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Copyright 2016 NPR. To see more, visit http://www.npr.org/.

Copyright 2016 NPR. To see more, visit http://www.npr.org/.

Copyright 2016 NPR. To see more, visit http://www.npr.org/.

Arizona Hispanics Poised To Swing State Blue

1 hour ago
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Copyright 2016 NPR. To see more, visit http://www.npr.org/.

Editor's note: This report contains accounts of rape, violence and other disturbing events.

Sex trafficking wasn't a major concern in the early 1980s, when Beth Jacobs was a teenager. If you were a prostitute, the thinking went, it was your choice.

Jacobs thought that too, right up until she came to, on the lot of a dark truck stop one night. She says she had asked a friendly-seeming man for a ride home that afternoon.

The Boston Citgo sign, all 3,600 square LED feet of which has served as the backdrop to Red Sox games since 1965, is now officially a "pending landmark."

Spanish Surrealist Salvador Dalí spent much of the 1940s in the U.S., avoiding World War II and its aftermath. He was a well-known fixture on the art scene in Monterey, Calif. — and that's where the largest collection of Dalí's work on the West Coast is now open to the public.

Copyright 2016 Fresh Air. To see more, visit Fresh Air.

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Bombing In Syrian Capital Kills At Least 13 People

Apr 30, 2013
Originally published on April 30, 2013 10:15 am

Syrian state TV is reporting that a bomb blast in Damascus has killed at least 13 people, a day after the country's prime minister narrowly escaped a car bomb.

The Associated Press reports:

"The bombings appear to be part of an accelerated campaign by opposition forces seeking to topple President Bashar Assad to strike at his heavily protected seat of power. ...

"Syrian TV said Tuesday's explosion was caused by a 'terrorist bombing' in the district of Marjeh, a commercial area in central Damascus. Assad's regime refers to opposition fighters as 'terrorists.' "

The latest attack in the Syrian capital comes a day after Prime Minister Wael al-Halqi's convoy was targeted by a remotely triggered bomb and amid increasing international concern that Syria may have used chemical weapons against the opposition. A new CBS News/New York Times poll shows 62 percent of Americans oppose U.S. intervention in Syria, while 24 percent think the United States has an obligation to act.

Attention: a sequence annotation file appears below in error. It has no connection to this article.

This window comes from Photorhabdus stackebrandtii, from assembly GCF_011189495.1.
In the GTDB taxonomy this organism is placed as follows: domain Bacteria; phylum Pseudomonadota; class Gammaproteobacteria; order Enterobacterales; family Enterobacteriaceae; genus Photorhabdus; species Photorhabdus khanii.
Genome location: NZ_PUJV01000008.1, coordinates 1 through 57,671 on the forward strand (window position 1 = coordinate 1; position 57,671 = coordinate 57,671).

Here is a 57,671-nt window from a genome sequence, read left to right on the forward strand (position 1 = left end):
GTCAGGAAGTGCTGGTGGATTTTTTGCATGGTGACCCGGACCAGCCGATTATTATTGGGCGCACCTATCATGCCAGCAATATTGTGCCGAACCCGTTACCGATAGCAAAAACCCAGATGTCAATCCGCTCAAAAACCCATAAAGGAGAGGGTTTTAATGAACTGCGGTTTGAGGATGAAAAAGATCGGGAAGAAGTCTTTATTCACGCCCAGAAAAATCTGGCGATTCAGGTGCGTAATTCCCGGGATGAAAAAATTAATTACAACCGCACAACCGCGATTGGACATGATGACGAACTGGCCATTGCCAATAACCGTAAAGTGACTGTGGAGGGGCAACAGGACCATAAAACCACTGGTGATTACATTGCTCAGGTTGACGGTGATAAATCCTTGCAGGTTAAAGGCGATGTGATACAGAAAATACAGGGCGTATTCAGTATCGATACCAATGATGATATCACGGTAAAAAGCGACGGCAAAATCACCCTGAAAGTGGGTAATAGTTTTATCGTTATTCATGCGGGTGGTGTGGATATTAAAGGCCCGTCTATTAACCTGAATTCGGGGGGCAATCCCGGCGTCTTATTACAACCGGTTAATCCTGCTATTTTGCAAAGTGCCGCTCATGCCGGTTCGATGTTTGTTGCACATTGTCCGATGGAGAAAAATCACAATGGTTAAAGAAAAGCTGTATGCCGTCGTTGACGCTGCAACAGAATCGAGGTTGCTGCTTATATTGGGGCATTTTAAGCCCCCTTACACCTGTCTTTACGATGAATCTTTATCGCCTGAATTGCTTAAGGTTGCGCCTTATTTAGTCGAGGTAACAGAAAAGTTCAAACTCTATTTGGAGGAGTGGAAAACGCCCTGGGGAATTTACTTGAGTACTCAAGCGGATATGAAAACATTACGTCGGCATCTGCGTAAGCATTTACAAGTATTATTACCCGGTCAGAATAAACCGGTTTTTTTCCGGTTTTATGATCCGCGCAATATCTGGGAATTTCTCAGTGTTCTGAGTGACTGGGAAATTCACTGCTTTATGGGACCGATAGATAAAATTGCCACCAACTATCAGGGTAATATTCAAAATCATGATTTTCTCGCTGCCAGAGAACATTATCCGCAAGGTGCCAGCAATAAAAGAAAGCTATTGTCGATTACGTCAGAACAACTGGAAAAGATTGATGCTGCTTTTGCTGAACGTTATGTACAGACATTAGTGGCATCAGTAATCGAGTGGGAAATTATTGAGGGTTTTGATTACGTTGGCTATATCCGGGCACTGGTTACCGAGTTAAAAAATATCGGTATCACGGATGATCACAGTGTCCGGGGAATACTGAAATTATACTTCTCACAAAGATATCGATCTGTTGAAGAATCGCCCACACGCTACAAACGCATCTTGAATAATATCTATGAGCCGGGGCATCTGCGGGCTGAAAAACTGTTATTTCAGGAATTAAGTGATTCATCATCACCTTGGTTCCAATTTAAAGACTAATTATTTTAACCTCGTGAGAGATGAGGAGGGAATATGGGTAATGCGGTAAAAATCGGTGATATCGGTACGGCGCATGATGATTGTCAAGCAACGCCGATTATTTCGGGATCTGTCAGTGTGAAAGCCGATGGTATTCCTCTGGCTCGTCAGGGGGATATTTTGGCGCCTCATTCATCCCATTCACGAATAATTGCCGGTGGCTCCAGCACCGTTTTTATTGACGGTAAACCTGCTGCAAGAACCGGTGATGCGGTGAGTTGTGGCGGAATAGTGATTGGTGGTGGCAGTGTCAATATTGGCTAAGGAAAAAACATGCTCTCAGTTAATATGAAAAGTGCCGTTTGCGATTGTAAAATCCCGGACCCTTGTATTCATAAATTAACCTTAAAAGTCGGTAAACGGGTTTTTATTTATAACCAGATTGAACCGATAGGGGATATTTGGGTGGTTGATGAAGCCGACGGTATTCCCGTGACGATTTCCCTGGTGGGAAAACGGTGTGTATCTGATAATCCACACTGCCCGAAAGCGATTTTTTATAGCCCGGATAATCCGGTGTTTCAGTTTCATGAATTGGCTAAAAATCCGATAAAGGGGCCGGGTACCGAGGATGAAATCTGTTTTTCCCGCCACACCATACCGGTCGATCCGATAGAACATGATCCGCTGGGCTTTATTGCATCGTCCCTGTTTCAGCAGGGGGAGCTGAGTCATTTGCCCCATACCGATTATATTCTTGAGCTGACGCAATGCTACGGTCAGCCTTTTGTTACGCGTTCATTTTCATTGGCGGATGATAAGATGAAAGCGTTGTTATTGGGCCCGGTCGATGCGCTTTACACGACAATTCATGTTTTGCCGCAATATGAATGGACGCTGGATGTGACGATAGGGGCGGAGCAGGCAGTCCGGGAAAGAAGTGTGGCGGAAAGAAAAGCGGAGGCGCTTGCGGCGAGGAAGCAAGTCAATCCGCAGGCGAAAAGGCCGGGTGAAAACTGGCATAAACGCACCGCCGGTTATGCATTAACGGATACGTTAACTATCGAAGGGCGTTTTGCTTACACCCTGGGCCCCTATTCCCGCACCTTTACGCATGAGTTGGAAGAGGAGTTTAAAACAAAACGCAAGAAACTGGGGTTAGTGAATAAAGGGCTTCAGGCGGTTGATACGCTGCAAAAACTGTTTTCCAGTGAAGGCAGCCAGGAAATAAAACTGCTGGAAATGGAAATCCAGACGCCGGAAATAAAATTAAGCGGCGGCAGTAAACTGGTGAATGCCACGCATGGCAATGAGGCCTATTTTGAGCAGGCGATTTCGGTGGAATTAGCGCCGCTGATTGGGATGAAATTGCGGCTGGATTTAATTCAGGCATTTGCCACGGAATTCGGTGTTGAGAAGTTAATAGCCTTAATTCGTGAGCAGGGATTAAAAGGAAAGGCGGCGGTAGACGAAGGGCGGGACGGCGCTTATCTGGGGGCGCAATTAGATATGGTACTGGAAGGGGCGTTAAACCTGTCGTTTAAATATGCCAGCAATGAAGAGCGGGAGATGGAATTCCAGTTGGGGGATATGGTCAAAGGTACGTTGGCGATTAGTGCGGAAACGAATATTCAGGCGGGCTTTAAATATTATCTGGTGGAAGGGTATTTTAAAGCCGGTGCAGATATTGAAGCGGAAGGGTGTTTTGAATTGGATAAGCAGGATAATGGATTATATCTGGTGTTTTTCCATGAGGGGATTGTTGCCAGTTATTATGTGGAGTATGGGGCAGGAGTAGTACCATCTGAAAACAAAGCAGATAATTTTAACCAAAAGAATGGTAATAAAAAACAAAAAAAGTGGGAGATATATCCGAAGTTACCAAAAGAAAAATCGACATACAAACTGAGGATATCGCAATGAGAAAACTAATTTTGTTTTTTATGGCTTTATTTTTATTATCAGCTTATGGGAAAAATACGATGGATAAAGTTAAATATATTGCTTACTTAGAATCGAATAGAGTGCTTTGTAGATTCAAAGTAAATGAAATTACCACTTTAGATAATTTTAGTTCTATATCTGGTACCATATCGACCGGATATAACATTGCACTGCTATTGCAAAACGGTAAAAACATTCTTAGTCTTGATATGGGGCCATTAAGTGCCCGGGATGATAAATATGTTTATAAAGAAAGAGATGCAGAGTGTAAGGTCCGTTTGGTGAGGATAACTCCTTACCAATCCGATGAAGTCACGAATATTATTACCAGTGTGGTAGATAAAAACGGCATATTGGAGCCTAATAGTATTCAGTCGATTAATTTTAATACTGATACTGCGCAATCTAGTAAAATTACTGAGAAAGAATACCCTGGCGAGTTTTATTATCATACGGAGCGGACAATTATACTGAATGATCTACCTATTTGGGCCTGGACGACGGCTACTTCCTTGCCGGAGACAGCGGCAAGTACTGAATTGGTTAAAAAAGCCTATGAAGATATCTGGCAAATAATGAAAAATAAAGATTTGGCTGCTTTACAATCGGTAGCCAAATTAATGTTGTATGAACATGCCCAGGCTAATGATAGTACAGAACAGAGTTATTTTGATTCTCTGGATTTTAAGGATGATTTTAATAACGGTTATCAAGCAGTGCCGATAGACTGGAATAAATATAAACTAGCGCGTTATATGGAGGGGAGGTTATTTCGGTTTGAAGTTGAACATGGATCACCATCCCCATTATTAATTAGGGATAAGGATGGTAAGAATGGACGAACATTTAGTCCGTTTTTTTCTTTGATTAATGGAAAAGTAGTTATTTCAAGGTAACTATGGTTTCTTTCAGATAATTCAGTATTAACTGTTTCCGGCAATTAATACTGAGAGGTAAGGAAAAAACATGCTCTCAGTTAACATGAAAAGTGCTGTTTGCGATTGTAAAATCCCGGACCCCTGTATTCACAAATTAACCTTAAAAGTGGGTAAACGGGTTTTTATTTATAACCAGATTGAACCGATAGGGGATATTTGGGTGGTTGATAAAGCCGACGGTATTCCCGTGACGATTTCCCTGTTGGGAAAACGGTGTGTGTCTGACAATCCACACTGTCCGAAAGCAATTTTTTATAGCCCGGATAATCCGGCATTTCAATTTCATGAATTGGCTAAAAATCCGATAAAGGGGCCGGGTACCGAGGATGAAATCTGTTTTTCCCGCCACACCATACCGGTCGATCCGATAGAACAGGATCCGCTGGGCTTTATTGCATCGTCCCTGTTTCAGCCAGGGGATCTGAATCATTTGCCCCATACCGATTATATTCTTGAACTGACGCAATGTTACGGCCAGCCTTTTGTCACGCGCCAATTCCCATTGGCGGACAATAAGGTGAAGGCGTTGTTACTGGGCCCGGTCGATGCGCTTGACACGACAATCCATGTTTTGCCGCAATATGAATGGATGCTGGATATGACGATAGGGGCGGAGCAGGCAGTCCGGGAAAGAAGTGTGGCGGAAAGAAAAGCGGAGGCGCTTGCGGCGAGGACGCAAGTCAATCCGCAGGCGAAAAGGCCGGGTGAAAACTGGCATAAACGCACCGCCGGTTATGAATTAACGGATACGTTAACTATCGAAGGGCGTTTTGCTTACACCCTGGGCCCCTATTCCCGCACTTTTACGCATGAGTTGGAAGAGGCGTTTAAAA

In an interview on NPR's Morning Edition, Robert Malley of the International Crisis Group says that while the White House has claimed it has some evidence for Syria's use of the deadly chemical agent sarin, "we're still not quite at the point where they could make a conclusive case."

"I think it's understandable certainly in the case of the United States to have a pretty high threshold," Malley says. "First, it's always hard to establish such claims, particularly when you're at a distance."

He says the question is not necessarily how Washington might intervene in Syria to stop the fighting that has killed an estimated 70,000 people, but whether such an intervention would help the Syrian opposition and serve U.S. interests.

Arming the opposition, a no-fly zone or airstrikes against airfields and delivery systems all can be done, Malley notes.

"The U.S. certainly has the means to do them," he says. "That's not the question — the question is whether they would have a positive impact in Syria and whether they would serve U.S. national interests."

He says France, Turkey and Saudi Arabia all have a slightly different point of view on Syria.

"A number of them are saying, 'We will do what you want' — you, the United States — 'if you take the lead,' which ends up being a game where each side says, 'You go first,' " Malley adds. " Some countries are more eager to see some action; others are more worried."

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